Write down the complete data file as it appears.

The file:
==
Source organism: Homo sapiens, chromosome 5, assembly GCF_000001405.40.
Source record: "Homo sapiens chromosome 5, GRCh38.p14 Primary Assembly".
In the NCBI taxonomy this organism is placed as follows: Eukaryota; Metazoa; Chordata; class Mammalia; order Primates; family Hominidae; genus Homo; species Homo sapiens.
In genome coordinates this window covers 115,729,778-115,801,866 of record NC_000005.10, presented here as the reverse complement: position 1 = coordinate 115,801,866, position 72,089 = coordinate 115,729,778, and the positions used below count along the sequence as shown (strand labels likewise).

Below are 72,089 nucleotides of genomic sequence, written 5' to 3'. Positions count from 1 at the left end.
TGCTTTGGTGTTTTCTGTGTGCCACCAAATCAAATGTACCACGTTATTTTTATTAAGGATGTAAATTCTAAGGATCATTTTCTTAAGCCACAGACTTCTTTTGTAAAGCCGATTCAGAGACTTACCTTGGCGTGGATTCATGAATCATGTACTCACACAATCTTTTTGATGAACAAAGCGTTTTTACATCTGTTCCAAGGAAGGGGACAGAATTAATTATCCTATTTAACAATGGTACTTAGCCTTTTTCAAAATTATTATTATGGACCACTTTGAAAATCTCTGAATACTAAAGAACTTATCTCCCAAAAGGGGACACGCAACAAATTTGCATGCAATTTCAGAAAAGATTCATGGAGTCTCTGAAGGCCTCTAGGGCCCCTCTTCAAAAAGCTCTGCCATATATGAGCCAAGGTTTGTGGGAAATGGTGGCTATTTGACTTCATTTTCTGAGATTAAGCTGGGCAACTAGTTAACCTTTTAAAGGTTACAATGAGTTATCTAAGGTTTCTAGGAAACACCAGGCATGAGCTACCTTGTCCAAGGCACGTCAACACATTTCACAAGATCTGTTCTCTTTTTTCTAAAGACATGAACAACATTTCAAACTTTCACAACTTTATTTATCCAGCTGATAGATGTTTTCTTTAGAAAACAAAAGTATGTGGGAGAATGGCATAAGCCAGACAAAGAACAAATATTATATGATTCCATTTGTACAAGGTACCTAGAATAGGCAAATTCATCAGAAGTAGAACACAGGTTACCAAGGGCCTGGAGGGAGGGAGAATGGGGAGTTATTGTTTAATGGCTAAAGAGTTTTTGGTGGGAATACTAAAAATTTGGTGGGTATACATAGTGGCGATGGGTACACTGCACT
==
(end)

Source organism: Homo sapiens, chromosome 5, assembly GCF_000001405.40.
Source record: "Homo sapiens chromosome 5, GRCh38.p14 Primary Assembly".
In the NCBI taxonomy this organism is placed as follows: Eukaryota; Metazoa; Chordata; class Mammalia; order Primates; family Hominidae; genus Homo; species Homo sapiens.
In genome coordinates this window covers 115,729,778-115,801,866 of record NC_000005.10, presented here as the reverse complement: position 1 = coordinate 115,801,866, position 72,089 = coordinate 115,729,778, and the positions used below count along the sequence as shown (strand labels likewise).

Below are 72,089 nucleotides of genomic sequence, written 5' to 3'. Positions count from 1 at the left end.
TGCTTTGGTGTTTTCTGTGTGCCACCAAATCAAATGTACCACGTTATTTTTATTAAGGATGTAAATTCTAAGGATCATTTTCTTAAGCCACAGACTTCTTTTGTAAAGCCGATTCAGAGACTTACCTTGGCGTGGATTCATGAATCATGTACTCACACAATCTTTTTGATGAACAAAGCGTTTTTACATCTGTTCCAAGGAAGGGGACAGAATTAATTATCCTATTTAACAATGGTACTTAGCCTTTTTCAAAATTATTATTATGGACCACTTTGAAAATCTCTGAATACTAAAGAACTTATCTCCCAAAAGGGGACACGCAACAAATTTGCATGCAATTTCAGAAAAGATTCATGGAGTCTCTGAAGGCCTCTAGGGCCCCTCTTCAAAAAGCTCTGCCATATATGAGCCAAGGTTTGTGGGAAATGGTGGCTATTTGACTTCATTTTCTGAGATTAAGCTGGGCAACTAGTTAACCTTTTAAAGGTTACAATGAGTTATCTAAGGTTTCTAGGAAACACCAGGCATGAGCTACCTTGTCCAAGGCACGTCAACACATTTCACAAGATCTGTTCTCTTTTTTCTAAAGACATGAACAACATTTCAAACTTTCACAACTTTATTTATCCAGCTGATAGATGTTTTCTTTAGAAAACAAAAGTATGTGGGAGAATGGCATAAGCCAGACAAAGAACAAATATTATATGATTCCATTTGTACAAGGTACCTAGAATAGGCAAATTCATCAGAAGTAGAACACAGGTTACCAAGGGCCTGGAGGGAGGGAGAATGGGGAGTTATTGTTTAATGGCTAAAGAGTTTTTGGTGGGAATACTAAAAATTTGGTGGGTATACATAGTGGCGATGGGTACACTGCACT